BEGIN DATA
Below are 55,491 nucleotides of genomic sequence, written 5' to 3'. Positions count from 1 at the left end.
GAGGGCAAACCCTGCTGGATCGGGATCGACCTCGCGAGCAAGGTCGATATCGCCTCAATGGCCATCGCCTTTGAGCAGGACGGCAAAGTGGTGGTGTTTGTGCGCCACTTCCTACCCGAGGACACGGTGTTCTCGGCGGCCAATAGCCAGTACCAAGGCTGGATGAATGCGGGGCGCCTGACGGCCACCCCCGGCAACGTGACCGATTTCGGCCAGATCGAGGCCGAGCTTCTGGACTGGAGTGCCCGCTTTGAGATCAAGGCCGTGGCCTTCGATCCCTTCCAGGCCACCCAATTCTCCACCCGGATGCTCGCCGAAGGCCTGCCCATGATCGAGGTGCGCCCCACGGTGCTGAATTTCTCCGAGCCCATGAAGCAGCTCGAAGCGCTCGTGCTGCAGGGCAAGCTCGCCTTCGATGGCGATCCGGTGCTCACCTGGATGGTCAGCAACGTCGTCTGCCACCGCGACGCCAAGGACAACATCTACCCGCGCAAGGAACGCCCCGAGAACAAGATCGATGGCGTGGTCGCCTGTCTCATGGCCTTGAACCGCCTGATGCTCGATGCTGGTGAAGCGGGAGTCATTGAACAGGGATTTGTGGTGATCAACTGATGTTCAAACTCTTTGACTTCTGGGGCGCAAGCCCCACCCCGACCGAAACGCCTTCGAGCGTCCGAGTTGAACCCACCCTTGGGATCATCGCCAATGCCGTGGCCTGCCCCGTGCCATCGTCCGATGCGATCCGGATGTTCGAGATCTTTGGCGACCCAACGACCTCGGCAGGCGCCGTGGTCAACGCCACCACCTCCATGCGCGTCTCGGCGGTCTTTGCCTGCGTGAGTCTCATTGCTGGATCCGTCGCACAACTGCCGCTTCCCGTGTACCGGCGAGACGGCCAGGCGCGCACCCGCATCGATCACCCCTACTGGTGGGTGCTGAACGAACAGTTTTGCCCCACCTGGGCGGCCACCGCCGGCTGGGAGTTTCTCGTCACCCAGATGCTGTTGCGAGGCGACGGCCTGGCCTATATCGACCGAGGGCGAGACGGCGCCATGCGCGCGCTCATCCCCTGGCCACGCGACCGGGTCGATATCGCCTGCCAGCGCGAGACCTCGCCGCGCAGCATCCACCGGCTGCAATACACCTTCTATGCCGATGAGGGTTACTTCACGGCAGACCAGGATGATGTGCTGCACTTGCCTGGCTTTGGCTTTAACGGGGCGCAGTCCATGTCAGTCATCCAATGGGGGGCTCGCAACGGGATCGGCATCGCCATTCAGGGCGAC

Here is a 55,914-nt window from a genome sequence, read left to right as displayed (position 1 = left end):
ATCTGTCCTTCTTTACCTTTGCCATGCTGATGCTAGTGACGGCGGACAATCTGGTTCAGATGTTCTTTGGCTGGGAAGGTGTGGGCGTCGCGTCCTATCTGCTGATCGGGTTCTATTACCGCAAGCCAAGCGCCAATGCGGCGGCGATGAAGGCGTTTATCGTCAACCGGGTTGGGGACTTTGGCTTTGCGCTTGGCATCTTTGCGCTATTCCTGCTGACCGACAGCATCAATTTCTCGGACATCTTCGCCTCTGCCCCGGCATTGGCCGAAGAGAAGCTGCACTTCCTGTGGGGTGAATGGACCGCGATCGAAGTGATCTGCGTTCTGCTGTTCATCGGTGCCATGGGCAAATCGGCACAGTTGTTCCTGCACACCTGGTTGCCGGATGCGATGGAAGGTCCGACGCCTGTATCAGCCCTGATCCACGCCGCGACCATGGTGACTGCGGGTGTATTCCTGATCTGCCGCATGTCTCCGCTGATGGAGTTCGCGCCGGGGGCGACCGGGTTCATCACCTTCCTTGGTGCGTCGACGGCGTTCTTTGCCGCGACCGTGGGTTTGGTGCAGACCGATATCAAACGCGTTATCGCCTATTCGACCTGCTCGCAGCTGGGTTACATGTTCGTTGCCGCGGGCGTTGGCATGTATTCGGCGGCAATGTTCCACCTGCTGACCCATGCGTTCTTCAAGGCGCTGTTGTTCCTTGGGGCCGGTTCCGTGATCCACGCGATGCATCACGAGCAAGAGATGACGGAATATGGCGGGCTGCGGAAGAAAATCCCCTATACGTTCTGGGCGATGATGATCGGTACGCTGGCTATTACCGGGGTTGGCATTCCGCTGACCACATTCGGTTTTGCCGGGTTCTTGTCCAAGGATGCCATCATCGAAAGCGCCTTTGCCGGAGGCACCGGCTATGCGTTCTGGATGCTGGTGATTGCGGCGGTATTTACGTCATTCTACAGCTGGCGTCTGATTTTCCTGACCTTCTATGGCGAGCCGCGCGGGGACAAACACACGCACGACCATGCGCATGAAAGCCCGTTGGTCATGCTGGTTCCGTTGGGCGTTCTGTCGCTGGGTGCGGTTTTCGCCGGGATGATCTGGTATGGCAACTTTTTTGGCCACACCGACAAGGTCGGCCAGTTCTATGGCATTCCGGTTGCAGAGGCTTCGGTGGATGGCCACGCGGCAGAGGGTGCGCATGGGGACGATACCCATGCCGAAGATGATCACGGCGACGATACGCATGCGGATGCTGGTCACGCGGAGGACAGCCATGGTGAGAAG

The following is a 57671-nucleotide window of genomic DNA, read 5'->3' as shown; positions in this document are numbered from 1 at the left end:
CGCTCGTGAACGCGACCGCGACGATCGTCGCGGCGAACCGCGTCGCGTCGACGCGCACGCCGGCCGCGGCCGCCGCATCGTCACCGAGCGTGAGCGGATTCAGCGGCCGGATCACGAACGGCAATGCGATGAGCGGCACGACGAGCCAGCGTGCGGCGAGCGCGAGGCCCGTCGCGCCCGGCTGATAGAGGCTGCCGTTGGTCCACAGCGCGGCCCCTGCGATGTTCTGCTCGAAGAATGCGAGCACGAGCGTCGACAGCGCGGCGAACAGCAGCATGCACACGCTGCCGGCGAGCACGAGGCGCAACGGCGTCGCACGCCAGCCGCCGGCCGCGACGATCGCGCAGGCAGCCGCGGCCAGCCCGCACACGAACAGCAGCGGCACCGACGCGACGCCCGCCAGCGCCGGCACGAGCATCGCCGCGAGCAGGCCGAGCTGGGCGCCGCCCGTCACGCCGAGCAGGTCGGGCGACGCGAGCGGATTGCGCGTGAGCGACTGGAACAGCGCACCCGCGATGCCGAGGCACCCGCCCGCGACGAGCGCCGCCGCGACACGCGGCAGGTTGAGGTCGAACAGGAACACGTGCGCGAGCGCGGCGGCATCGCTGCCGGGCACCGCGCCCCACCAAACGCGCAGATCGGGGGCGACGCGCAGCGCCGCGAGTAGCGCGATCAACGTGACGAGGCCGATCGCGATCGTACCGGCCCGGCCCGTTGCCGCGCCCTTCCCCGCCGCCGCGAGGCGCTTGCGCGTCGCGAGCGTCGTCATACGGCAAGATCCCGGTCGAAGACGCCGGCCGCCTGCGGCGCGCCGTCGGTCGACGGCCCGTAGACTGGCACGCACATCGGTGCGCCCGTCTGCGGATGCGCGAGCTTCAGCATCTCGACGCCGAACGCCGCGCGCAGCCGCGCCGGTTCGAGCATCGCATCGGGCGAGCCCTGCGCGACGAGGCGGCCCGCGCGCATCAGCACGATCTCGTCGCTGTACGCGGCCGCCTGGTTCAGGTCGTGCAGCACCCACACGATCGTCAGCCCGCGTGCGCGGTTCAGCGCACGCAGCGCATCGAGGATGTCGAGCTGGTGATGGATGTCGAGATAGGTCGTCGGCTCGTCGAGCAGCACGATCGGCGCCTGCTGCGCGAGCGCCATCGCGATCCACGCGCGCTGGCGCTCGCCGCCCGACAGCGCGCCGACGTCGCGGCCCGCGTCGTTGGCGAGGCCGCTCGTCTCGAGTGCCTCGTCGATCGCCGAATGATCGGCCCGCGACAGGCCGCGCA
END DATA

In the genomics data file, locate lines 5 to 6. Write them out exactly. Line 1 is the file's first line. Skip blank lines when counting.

The following is a 57671-nucleotide window of genomic DNA, read 5'->3' as shown; positions in this document are numbered from 1 at the left end:
CGCTCGTGAACGCGACCGCGACGATCGTCGCGGCGAACCGCGTCGCGTCGACGCGCACGCCGGCCGCGGCCGCCGCATCGTCACCGAGCGTGAGCGGATTCAGCGGCCGGATCACGAACGGCAATGCGATGAGCGGCACGACGAGCCAGCGTGCGGCGAGCGCGAGGCCCGTCGCGCCCGGCTGATAGAGGCTGCCGTTGGTCCACAGCGCGGCCCCTGCGATGTTCTGCTCGAAGAATGCGAGCACGAGCGTCGACAGCGCGGCGAACAGCAGCATGCACACGCTGCCGGCGAGCACGAGGCGCAACGGCGTCGCACGCCAGCCGCCGGCCGCGACGATCGCGCAGGCAGCCGCGGCCAGCCCGCACACGAACAGCAGCGGCACCGACGCGACGCCCGCCAGCGCCGGCACGAGCATCGCCGCGAGCAGGCCGAGCTGGGCGCCGCCCGTCACGCCGAGCAGGTCGGGCGACGCGAGCGGATTGCGCGTGAGCGACTGGAACAGCGCACCCGCGATGCCGAGGCACCCGCCCGCGACGAGCGCCGCCGCGACACGCGGCAGGTTGAGGTCGAACAGGAACACGTGCGCGAGCGCGGCGGCATCGCTGCCGGGCACCGCGCCCCACCAAACGCGCAGATCGGGGGCGACGCGCAGCGCCGCGAGTAGCGCGATCAACGTGACGAGGCCGATCGCGATCGTACCGGCCCGGCCCGTTGCCGCGCCCTTCCCCGCCGCCGCGAGGCGCTTGCGCGTCGCGAGCGTCGTCATACGGCAAGATCCCGGTCGAAGACGCCGGCCGCCTGCGGCGCGCCGTCGGTCGACGGCCCGTAGACTGGCACGCACATCGGTGCGCCCGTCTGCGGATGCGCGAGCTTCAGCATCTCGACGCCGAACGCCGCGCGCAGCCGCGCCGGTTCGAGCATCGCATCGGGCGAGCCCTGCGCGACGAGGCGGCCCGCGCGCATCAGCACGATCTCGTCGCTGTACGCGGCCGCCTGGTTCAGGTCGTGCAGCACCCACACGATCGTCAGCCCGCGTGCGCGGTTCAGCGCACGCAGCGCATCGAGGATGTCGAGCTGGTGATGGATGTCGAGATAGGTCGTCGGCTCGTCGAGCAGCACGATCGGCGCCTGCTGCGCGAGCGCCATCGCGATCCACGCGCGCTGGCGCTCGCCGCCCGACAGCGCGCCGACGTCGCGGCCCGCGTCGTTGGCGAGGCCGCTCGTCTCGAGTGCCTCGTCGATCGCCGAATGATCGGCCCGCGACAGGCCGCGCA